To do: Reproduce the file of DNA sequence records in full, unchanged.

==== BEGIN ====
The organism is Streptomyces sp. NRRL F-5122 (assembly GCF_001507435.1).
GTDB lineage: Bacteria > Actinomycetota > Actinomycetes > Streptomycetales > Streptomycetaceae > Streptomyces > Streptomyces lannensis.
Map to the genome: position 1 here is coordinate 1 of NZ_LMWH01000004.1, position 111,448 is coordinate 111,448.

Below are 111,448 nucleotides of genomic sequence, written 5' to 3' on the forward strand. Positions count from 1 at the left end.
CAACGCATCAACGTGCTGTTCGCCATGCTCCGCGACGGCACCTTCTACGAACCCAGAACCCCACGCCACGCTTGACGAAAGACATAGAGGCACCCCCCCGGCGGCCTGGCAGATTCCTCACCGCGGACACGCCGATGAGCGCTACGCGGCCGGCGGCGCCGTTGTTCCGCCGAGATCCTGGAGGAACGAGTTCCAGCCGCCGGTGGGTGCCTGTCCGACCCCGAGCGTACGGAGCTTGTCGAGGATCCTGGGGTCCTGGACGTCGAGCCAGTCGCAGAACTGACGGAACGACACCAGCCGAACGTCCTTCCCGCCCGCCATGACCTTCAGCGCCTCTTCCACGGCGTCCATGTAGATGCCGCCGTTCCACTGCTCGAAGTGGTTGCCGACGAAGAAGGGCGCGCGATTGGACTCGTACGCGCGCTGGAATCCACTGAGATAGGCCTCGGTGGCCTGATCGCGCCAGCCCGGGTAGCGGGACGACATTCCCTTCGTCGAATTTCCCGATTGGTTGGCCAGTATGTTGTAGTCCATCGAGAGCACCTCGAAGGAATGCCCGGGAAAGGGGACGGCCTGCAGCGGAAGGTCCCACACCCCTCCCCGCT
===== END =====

The organism is Streptomyces sp. NRRL F-5122 (assembly GCF_001507435.1).
GTDB lineage: Bacteria > Actinomycetota > Actinomycetes > Streptomycetales > Streptomycetaceae > Streptomyces > Streptomyces lannensis.
Map to the genome: position 1 here is coordinate 1 of NZ_LMWH01000004.1, position 111,448 is coordinate 111,448.

Below are 111,448 nucleotides of genomic sequence, written 5' to 3' on the forward strand. Positions count from 1 at the left end.
CAACGCATCAACGTGCTGTTCGCCATGCTCCGCGACGGCACCTTCTACGAACCCAGAACCCCACGCCACGCTTGACGAAAGACATAGAGGCACCCCCCCGGCGGCCTGGCAGATTCCTCACCGCGGACACGCCGATGAGCGCTACGCGGCCGGCGGCGCCGTTGTTCCGCCGAGATCCTGGAGGAACGAGTTCCAGCCGCCGGTGGGTGCCTGTCCGACCCCGAGCGTACGGAGCTTGTCGAGGATCCTGGGGTCCTGGACGTCGAGCCAGTCGCAGAACTGACGGAACGACACCAGCCGAACGTCCTTCCCGCCCGCCATGACCTTCAGCGCCTCTTCCACGGCGTCCATGTAGATGCCGCCGTTCCACTGCTCGAAGTGGTTGCCGACGAAGAAGGGCGCGCGATTGGACTCGTACGCGCGCTGGAATCCACTGAGATAGGCCTCGGTGGCCTGATCGCGCCAGCCCGGGTAGCGGGACGACATTCCCTTCGTCGAATTTCCCGATTGGTTGGCCAGTATGTTGTAGTCCATCGAGAGCACCTCGAAGGAATGCCCGGGAAAGGGGACGGCCTGCAGCGGAAGGTCCCACACCCCTCCCCGCT